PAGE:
Unfortunately our whale watching expedition was cancelled on Saturday, so Sam and I ate fried fish and then worked out. Saturday was a big night for the Los Angeles art scene. Several key galleries had major openings and all around the same time. The first up was GR2. GR2 stands for Giant Robot 2, as the original (?) Giant Robot store is in San Francisco. The gallery/store had a slew of items on sale for donations to Japan.
Sam bought two of the limited edition glass bottles with prints. These were by David Horvath and were the last two available:
When we returned home she informed me that she had bought two because one was for me.
The entire GR2 show is on Flickr here, but I’ll re post a few of my favorite pieces below:
There were elements I liked, but overall – I liked the “unsold from past shows” gallery upstairs more.
Amy Sol – “Zoe”
Eric Joyner – Dark Clouds
This was the best painting in the entire gallery – but I could not find it on Corey Helford’s past shows web page so I’ve uploaded my own photo. No idea who the artist is, but I wish I could check out their other work.
After weaving through the crowd we walked a few blocks south to view the Anime themed LeBasse Projects‘ SugiPOP show, which was largely empty.
I don’t know who the top artist is since LeBasse doesn’t see fit to update their “current” shows page with … anything (it is blank). I know the bottom image (orange) is Audrey Kawasaki.
We walked down the block and checked out the current show at Thinkspace. Nothing was very interesting except for the originals and prints in the back room by Audrey Kawasaky, Tran Nguyen, etc. that are always back there.
Our last destination for the night was the Copro gallery for the Dystopia show. I had been excited about this show since I heard about it because there was supposed to be a painting by Zdzislaw Beksinski. I thought this turned out to be false, I couldn’t find a Beksinski piece anywhere, but I later learned that the big piece above the show title (which was the only piece without a tag, coincidentally) was his. It doesn’t look like most of his other work, so I didn’t recognize it. It looks like a bearded pilgrim zombie woman. Beksinski usually does atmospheric landscapes and/or boney multi appendaged figures.
However, the Copro was the last place we visited in the Bergamot complex. Saturday night was actually the most packed we’d ever seen Bergamot station. People were blocking egress and parking where no parking existed. We visited several galleries. One large gallery had a full size train car in one room and a full size (but fake) tank in another.
The William Turner Gallery, which is usually filled with crap so obviously bad (usually “pop” art) that we don’t even enter the building, had some really interesting paintings by Suzan Woodruff. It is rare that I see abstract art that I actually like – but a lot of her paintings have a fascinating quality – the show was called Luminous for two reasons: #1 the works display a contrast of rich colors (full saturation) which makes them “glow” and #2 she mixes metal flakes in all the paints so they glitter up close and shine/glow from far away.
When we finally got to the Copro around 8:30 the place was packed and there was a line for the Grilled Cheese truck out front. Yes, that’s right… I wanted to try it so bad (they even have sides of tomato soup!), but it was already too late in the evening to eat a bunch of bread and cheese.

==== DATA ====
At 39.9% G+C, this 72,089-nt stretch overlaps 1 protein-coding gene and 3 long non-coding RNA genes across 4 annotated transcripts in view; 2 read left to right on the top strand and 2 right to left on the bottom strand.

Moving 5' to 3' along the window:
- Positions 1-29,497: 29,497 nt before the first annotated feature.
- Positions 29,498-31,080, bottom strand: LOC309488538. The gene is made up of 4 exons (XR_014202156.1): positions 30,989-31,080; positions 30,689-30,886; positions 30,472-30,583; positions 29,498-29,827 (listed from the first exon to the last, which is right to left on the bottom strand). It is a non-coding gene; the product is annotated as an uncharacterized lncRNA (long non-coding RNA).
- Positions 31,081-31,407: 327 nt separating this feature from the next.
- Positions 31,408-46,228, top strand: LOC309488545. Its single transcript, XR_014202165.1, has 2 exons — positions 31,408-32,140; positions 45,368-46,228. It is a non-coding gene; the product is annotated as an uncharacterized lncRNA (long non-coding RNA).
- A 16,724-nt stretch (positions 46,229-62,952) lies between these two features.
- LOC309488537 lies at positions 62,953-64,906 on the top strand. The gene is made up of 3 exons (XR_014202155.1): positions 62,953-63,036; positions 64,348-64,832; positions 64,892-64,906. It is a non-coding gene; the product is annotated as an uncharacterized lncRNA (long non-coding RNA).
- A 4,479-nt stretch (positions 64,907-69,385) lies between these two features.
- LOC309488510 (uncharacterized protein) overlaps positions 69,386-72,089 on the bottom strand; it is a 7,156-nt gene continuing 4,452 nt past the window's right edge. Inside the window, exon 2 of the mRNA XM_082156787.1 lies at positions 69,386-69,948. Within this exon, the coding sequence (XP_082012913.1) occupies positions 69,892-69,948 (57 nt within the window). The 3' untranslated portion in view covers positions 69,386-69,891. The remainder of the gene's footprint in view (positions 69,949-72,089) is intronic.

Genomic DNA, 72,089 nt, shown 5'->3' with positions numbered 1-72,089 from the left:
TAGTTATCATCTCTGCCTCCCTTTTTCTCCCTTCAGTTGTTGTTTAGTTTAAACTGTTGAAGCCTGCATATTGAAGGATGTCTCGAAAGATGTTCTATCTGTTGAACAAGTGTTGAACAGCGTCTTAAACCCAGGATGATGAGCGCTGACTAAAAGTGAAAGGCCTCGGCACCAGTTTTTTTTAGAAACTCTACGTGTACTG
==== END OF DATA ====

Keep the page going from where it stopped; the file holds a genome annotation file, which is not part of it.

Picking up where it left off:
The guy in the middle there was doing his best Andy Warhol impression (not sure if that hair is a wig or not). I think a lot of the artists were in attendance, but the only ones that I know by appearance are the father and son team of Chet and James Zar, who were outside by the ramp by the time we arrived.
The show at the Copro was great, even without the Beksinski piece/s. Here are some of the pieces I liked:
David Bowers – Genesis
Two paintings by Peter Gric.
The Copro’s other room was taken by a show for Candice Tripp, Annie Owens and Matt Martin. The first two I wasn’t impressed with, but Matt Martin‘s work is great dark realism.
This last Martin piece looked more Beksinki-like than Beksinski’s own piece in the show:
On Sunday we had planned to go to the Getty with Sam’s college friends S and K. (I’m not going to state their real names since I’m not sure she would appreciate me doing so) Since it rained literally all day on Sunday we went to eat at Mitsuwa marketplace instead. S and K live in Thailand and are here for a few weeks while K is here on business. Sam had told me that K was an actress in Thailand, but I later learned that she isn’t only an actress but a quite famous actress and Thai musician selling over a million records. I learned this from her own wikipedia page which I visited out of curiosity arising from the story I’ll tell next.
Mitsuwa is notoriously hard to find a table in. It is set up as a grocery store with a bookstore and a large cafeteria with 4 or 5 restaurants – like a small “food court” at a mall. Supposedly the ramen restaurant inside has the best ramen in Los Angeles. On a rainy day people want hot soup – so the wait and line for the ramen was long on Sunday. I actually prefer skinny thai noodles or pho to the fat noodles in Ramen, so I went and got something elsewhere. When we all had our food we looked and looked and looked for a table. Finally a party of four got up and waved us over. It turned out they were going to give us the table because they were fans of K’s and agreed to give up their table if she would take pictures with them. I can only imagine what it must be like for her and S to go anywhere to eat in Bangkok.
Next we took them to Costco, where you can buy 3-packs of wine cheaper and easier than one bottle of the same in Bangkok. This held great appeal for S and K at first (stocking up on items to take back), but by the end I think S was as weary of the “Costco Experience” as I always am. Hopefully we’ll get to take them to the Getty next weekend.